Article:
Syrian tanks pushed toward more towns and villages near the Turkish and Iraqi borders today, expanding the government crackdown against rebels.
Syrian President Bashar Assad appears to have abandoned all pretence of offering reform, sending tanks, helicopter gunships and only his most loyal forces into population centres to crush dissent.
Anti-government activists reported tanks in the northern market town of Maaret al-Numan and in smaller villages near Jisr al-Shughour, a town stormed on Sunday by Syrian elite forces backed by helicopters.
Human rights activist Mustafa Osso said tanks were also moving in the large eastern province of Deir el-Zour, which borders Iraq.
The growing military campaign has sent some 8,000 Syrians fleeing to neighbouring Turkey, where they offer a grim picture of what they left behind.
Troops “damage homes and buildings, kill even animals, set trees and farmlands on fire,” said Mohammad Hesnawi, 26, who fled Jisr al-Shughour. He accused pro-government militias known as “shabiha” of atrocities there.
Turkish authorities were giving priority to women and children fleeing the border village of al-Hasaniya, where people “are eating fruit out of the trees, including apples and cherries,” since there’s not enough food for all, Mr Hesnawi said.
Only sketchy reports are emerging from the embattled northern area, since foreign journalists have been expelled from Syria.
Some analysts have said Assad is trying to keep the opposition from establishing a base, as happened in Libya, where the rebels trying to overthrow Muammar Gaddafi took over the coastal city of Benghazi.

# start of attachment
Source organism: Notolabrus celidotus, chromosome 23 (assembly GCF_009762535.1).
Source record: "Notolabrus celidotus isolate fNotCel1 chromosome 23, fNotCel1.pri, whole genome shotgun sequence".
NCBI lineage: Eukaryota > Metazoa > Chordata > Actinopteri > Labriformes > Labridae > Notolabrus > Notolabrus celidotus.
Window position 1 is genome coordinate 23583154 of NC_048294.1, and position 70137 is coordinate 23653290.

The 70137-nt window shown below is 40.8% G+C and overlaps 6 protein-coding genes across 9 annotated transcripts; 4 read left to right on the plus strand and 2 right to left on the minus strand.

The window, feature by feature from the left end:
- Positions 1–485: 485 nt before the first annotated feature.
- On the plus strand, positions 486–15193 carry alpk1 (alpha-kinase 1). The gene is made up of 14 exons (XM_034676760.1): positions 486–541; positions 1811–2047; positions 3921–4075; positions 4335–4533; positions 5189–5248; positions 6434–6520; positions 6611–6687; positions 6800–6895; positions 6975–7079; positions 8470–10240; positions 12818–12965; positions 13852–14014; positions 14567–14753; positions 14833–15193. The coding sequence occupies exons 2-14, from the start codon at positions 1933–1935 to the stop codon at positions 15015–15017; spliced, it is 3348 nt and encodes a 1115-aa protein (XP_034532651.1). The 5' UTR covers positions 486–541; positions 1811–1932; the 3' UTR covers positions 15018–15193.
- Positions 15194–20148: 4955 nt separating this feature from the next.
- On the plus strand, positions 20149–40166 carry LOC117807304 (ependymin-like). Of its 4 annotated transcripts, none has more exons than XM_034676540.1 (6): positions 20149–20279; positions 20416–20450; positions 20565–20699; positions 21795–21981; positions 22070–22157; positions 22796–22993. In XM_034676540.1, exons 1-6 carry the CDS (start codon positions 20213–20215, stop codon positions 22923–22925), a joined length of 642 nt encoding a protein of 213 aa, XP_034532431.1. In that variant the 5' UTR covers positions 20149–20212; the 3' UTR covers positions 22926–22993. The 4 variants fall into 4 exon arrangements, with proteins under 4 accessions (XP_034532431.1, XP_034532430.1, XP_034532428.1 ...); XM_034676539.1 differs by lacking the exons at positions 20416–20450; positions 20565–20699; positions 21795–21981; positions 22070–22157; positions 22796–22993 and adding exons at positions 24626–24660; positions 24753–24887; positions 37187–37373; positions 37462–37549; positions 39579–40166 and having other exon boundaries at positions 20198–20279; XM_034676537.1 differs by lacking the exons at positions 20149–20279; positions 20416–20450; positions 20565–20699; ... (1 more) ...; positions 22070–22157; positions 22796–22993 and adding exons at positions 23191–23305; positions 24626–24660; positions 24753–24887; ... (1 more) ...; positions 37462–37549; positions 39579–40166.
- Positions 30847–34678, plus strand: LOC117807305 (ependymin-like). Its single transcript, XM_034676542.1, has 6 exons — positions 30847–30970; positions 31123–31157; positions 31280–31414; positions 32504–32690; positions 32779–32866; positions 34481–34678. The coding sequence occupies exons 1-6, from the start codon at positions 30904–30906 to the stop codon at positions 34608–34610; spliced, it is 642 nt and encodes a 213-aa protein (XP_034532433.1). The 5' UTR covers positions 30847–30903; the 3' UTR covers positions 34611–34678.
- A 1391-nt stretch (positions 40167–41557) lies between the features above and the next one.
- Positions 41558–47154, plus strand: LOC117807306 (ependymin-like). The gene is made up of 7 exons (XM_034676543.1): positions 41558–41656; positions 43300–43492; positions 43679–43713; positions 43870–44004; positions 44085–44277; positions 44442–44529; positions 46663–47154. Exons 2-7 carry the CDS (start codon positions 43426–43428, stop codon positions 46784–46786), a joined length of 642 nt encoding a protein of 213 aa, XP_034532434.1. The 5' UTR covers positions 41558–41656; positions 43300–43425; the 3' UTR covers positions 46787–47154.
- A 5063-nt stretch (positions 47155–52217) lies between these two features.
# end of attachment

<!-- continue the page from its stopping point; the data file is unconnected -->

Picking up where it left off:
Assad initially had promised mild reforms, but his gestures have been rejected by the thousands who have staged protests across Syria, who say they will stop until he leaves power, ending his family’s 40-year ruling dynasty.
It is a scenario that also played out in Tunisia and Egypt, where popular demands increased almost daily until people accepted nothing less than the regime’s end.
In the past week, as the government appeared to be on the verge of losing control of major swathes of the country, it abandoned most pretences at reform.
The brutal crackdown on the uprising, the most serious threat to the Assad family’s power, has altered a view held by many in Syria and abroad of Assad as a reformer at heart, one constrained by members of his late father’s old guard who were fighting change, especially privileged members of the Assads’ minority Alawite sect, an offshoot of Shiite Islam.
After inheriting power 11 years ago from his father, the late Hafez al-Assad, the president cultivated the image of a modernise in a stagnant dictatorship. But he has had to juggle many factors in the Syrian political landscape: its sizeable minority populations; a majority Sunni population drawn in part to Muslim fundamentalism; an influential military, and alliances with such external Shiite forces as Iran and Lebanon’s Hezbollah.
Most of the major military operations have been carried out in border areas, including Jisr al-Shughour, the southern city of Daraa, near the border with Jordan, and the central province of Homs, bordering Lebanon.
Activists say more than 1,400 Syrians have died and some 10,000 have been detained in the government crackdown since the popular uprising began in mid-March.
Turkey’s prime minister, opening his borders to those fleeing the government onslaught, has accused Assad’s regime of “savagery,” but also said he would reach out to the Syrian leader to help solve the crisis.
Turkey and Syria once nearly went to war, but the two countries have cultivated warm relations in recent years, lifting travel visa requirements for their citizens and promoting business ties.
They share a 520-mile border.